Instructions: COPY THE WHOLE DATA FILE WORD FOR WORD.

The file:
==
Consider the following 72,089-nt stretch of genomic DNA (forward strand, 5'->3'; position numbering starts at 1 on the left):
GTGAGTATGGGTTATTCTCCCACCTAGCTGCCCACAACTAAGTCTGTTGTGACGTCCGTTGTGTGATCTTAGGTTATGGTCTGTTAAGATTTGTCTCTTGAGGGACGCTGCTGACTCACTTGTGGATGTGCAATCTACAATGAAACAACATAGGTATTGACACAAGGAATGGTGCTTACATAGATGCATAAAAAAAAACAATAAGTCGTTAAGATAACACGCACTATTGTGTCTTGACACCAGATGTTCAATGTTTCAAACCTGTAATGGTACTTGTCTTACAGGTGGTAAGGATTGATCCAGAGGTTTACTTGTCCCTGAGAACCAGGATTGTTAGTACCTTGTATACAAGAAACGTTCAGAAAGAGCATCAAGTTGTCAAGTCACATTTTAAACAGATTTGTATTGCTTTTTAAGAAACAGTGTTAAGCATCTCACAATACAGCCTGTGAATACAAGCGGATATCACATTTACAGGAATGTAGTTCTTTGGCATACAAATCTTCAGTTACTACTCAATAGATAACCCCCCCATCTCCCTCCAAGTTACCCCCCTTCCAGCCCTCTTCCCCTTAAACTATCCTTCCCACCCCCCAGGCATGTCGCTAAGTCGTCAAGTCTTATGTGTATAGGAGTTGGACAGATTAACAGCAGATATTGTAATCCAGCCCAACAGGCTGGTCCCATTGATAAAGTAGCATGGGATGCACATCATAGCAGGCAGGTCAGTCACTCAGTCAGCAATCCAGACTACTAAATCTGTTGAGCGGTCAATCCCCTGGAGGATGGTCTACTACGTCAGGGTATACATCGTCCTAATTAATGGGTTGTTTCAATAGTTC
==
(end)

Consider the following 72,089-nt stretch of genomic DNA (forward strand, 5'->3'; position numbering starts at 1 on the left):
GTGAGTATGGGTTATTCTCCCACCTAGCTGCCCACAACTAAGTCTGTTGTGACGTCCGTTGTGTGATCTTAGGTTATGGTCTGTTAAGATTTGTCTCTTGAGGGACGCTGCTGACTCACTTGTGGATGTGCAATCTACAATGAAACAACATAGGTATTGACACAAGGAATGGTGCTTACATAGATGCATAAAAAAAAACAATAAGTCGTTAAGATAACACGCACTATTGTGTCTTGACACCAGATGTTCAATGTTTCAAACCTGTAATGGTACTTGTCTTACAGGTGGTAAGGATTGATCCAGAGGTTTACTTGTCCCTGAGAACCAGGATTGTTAGTACCTTGTATACAAGAAACGTTCAGAAAGAGCATCAAGTTGTCAAGTCACATTTTAAACAGATTTGTATTGCTTTTTAAGAAACAGTGTTAAGCATCTCACAATACAGCCTGTGAATACAAGCGGATATCACATTTACAGGAATGTAGTTCTTTGGCATACAAATCTTCAGTTACTACTCAATAGATAACCCCCCCATCTCCCTCCAAGTTACCCCCCTTCCAGCCCTCTTCCCCTTAAACTATCCTTCCCACCCCCCAGGCATGTCGCTAAGTCGTCAAGTCTTATGTGTATAGGAGTTGGACAGATTAACAGCAGATATTGTAATCCAGCCCAACAGGCTGGTCCCATTGATAAAGTAGCATGGGATGCACATCATAGCAGGCAGGTCAGTCACTCAGTCAGCAATCCAGACTACTAAATCTGTTGAGCGGTCAATCCCCTGGAGGATGGTCTACTACGTCAGGGTATACATCGTCCTAATTAATGGGTTGTTTCAATAGTTC